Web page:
3

Enclosed you will find your individual agreement of employment detailing the terms and conditions of your contract.

Rated 5 stars by Time magazine, the hotel overlooks the beautiful Langland Bay.

Why something lifeless can "detail" or "overlook" anything? Is this some kind of "personifying description" ?

Does that mean I could use any present particle(or verbs) which seems appropriate in the "meaning" to describe (or be the actions of) any lifeless things?

For example: "This pen writes perfectly." or "Writing perfectly, this pen is suited for everyone."

If this is not allowed, then is there any particular rules for choosing the combination? Or can only be studied case by case.

  • 1
    "This pen writes perfectly" is absolutely acceptable. The "writing perfectly" variant is off; it seems to imply that the pen is currently writing perfectly (by itself) and that while it's doing so... I'm not exactly sure, but it doesn't sound right. But yeah, you can talk about pretty much any object that way. "The oven preheats nicely." "This car runs smoothly." etc. – WendiKidd Apr 24 '14 at 17:57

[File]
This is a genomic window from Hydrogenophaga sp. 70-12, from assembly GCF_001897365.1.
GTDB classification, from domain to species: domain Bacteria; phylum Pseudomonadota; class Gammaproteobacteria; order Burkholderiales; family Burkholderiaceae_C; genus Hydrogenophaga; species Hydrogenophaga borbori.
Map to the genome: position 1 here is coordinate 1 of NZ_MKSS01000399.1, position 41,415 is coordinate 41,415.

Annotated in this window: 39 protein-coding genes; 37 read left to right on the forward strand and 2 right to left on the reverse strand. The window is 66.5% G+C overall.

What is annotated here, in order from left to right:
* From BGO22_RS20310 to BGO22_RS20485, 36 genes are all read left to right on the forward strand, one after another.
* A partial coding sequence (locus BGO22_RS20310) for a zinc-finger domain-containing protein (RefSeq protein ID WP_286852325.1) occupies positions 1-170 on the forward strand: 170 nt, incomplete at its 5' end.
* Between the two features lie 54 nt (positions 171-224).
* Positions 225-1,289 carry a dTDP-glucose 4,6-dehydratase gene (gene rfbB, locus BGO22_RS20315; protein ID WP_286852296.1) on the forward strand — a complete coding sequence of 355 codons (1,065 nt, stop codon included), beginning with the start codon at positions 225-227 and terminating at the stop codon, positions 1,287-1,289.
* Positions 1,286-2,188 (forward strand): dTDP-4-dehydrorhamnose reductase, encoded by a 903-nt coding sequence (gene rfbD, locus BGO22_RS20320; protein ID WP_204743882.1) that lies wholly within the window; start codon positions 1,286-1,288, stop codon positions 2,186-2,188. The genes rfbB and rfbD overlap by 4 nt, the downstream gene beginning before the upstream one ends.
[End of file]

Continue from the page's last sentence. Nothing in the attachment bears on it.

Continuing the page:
• 3
    I don't think why is an answerable question here, or anywhere else. As far as I know, this sort of figurative use of language is possible in any language, and the reason why it is done is because it can be. – StoneyB on hiatus Apr 24 '14 at 17:57
  • @WendiKidd I got your point, and I have the same feeling as you for "writing perfectly". I think "detailing" is fine in first sentence since it is actually "always detailing", but the pen is not "always writing". That's where awkwardness happened in "write" but not "detail" – CYC Apr 24 '14 at 18:28
  • Sure. The sentence would be better cast: "As it writes perfectly, this pen is suited for everyone." – Jay Apr 24 '14 at 20:40
  • 1
    You could say, "Writing perfectly, the pen left a sharp and crisp image on the paper." – Jay Apr 24 '14 at 20:41
3